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Sustainability & ESG in 2022: Where Do We Go After COP26?

December 22, 2021

COP26 was not the resounding success we were hoping for. Following the Sixth Assessment Report of the Intergovernmental Panel on Climate Change, a Code Red for Humanity, this year’s U.N. Climate Change Conference in Glasgow saw the largest delegation from the fossil fuel industry. In other words, what could we expect?

There were certainly positive outcomes of the conference:

  • One hundred countries pledged to reduce their methane emissions by 30% relative to 2020 during COP26.
  • Another 100+ countries – a group with more than 85% of the world’s forests – pledged to half deforestation by 2030.
  • Additionally, coal-producing India committed to net-zero emissions by 2070.

However, language surrounding fossil fuels was diluted to the point of irrelevancy. Wording on coal use shifted from “phase out” to “phase down.” Since national pledges are voluntary and unenforced, the weakening of the language further dampens whatever significance was originally attached to the phrasing. Again, we can thank the most sizable delegation.

So, where do we find hope? In the private sector. Companies must continue to move toward net-zero emissions and develop actionable pathways to achieving that goal. The best way to provide evidence of progress is through annual reporting.

Materiality Analysis

If you’re wondering where to begin, it’s with a materiality assessment. This exercise provides deep insight into issues important to the business and to a variety of corporate stakeholders. It identifies and prioritizes both opportunities and risks to the business. Understanding the issues that employees, investors, activists, and consumers think are material risks and benefits to a business allows companies to focus on a core set of business-critical issues when developing sustainability plans and integrating these plans into their overall business operations.

ESG Reporting

It is important to establish a regular reporting cadence and evolve its structure over time. With this growing demand for transparency and disclosure focused on materiality, aligning with reporting structures like Global Reporting Initiative (GRI) and Sustainability Accounting Standards Board (SASB) is becoming increasingly common, and will soon be table stakes. Transparent and regular reporting provides year-round stories to tell stakeholders and illustrates how ESG is a business driver that gives a company a competitive edge.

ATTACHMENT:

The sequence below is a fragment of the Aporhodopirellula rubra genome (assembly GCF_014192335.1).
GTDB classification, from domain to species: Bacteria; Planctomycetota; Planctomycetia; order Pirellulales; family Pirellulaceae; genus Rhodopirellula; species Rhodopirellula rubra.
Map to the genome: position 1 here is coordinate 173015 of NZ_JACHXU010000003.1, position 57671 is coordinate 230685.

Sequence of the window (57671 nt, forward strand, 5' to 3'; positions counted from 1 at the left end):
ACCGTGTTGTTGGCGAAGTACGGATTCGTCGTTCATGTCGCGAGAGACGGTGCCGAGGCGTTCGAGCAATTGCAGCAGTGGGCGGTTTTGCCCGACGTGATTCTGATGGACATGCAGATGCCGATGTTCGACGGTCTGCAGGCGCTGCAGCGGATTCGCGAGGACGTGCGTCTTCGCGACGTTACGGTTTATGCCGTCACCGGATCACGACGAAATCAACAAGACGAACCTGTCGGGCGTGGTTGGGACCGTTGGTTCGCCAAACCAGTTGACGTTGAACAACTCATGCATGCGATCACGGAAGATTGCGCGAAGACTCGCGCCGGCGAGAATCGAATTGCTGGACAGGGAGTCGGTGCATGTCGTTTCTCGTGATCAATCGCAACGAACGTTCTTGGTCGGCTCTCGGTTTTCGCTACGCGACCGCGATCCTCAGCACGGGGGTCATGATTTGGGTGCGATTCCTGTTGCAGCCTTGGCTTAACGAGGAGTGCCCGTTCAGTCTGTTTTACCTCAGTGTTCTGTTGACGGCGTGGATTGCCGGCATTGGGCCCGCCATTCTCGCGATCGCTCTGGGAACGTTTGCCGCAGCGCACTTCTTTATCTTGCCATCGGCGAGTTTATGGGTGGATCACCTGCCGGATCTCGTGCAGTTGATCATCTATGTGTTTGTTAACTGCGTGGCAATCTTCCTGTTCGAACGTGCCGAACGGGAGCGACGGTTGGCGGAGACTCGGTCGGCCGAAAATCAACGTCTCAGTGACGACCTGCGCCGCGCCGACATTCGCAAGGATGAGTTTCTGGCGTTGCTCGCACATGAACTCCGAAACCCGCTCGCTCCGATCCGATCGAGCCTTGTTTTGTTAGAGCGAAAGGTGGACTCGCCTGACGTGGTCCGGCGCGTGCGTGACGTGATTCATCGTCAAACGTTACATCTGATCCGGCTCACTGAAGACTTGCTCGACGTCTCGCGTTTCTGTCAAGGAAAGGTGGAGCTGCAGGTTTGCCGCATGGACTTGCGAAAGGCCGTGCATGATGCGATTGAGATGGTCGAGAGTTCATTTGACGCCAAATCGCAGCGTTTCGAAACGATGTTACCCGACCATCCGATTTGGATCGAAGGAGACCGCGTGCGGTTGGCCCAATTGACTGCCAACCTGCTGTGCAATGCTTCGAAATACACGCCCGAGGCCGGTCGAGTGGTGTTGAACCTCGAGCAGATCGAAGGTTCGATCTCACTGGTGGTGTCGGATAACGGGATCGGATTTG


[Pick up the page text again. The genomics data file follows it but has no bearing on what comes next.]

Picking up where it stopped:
• Metric Standardization: The market for sustainability reporting continues to consolidate, with the International Integrated Reporting Council (IIRC) and SASB merging to create the Value Reporting Foundation (VRF), and then the VRF consolidating with CDSB and IFRS Foundation. Prototype climate and general disclosure requirements have been drafted and are slated to be finalized next year. Disclosing through frameworks like this offer real comparability and the opportunity to demonstrate progress against goals, like achieving net-zero or science-based emissions reduction targets.
  • Quality Data: Corporate stakeholders want comparability to make the most informed decisions, so it’s crucial for companies to a) collect the highest quality data, and as much data as possible to understand their emissions baseline, risks and opportunities, and other metrics; and b) report this information to stakeholders through recognized standards. The Science Based Targets initiative (SBTi) developed a Net-Zero Standard, which is the first global framework for net-zero target setting in line with climate science. The FINN Global Sustainability and Social Impact Team has extensive experience in creating reports and guiding companies along their disclosure journey.

Honest and Modest Language

Leadership needs to be concise and specific in its language about these issues. It is now demanded that corporate boards and leaders provide detailed and transparent ESG disclosures. They must be modest in their accomplishments, not appear to be “greenwashing” and be clear in articulating their goals and how they will accomplish their goals, even disclosing areas of risk or failure and how they are mitigating it. Walking the walk in this way builds trust and credibility.

We all have a role to play to combat climate change. It’s clear we can’t rely solely on one entity to monitor and ensure climate change is being addressed and impacts being scrutinized. As advisors to organizations in the public and private sector, it is our duty to continue sharing information and best practices. We will continue to push our clients to be leaders in climate change resiliency through identifying, reporting and working towards the achievement of realistic, measurable and impactful goals.

We owe this not only to ourselves but all future generations.

TAGS: Sustainability & ESG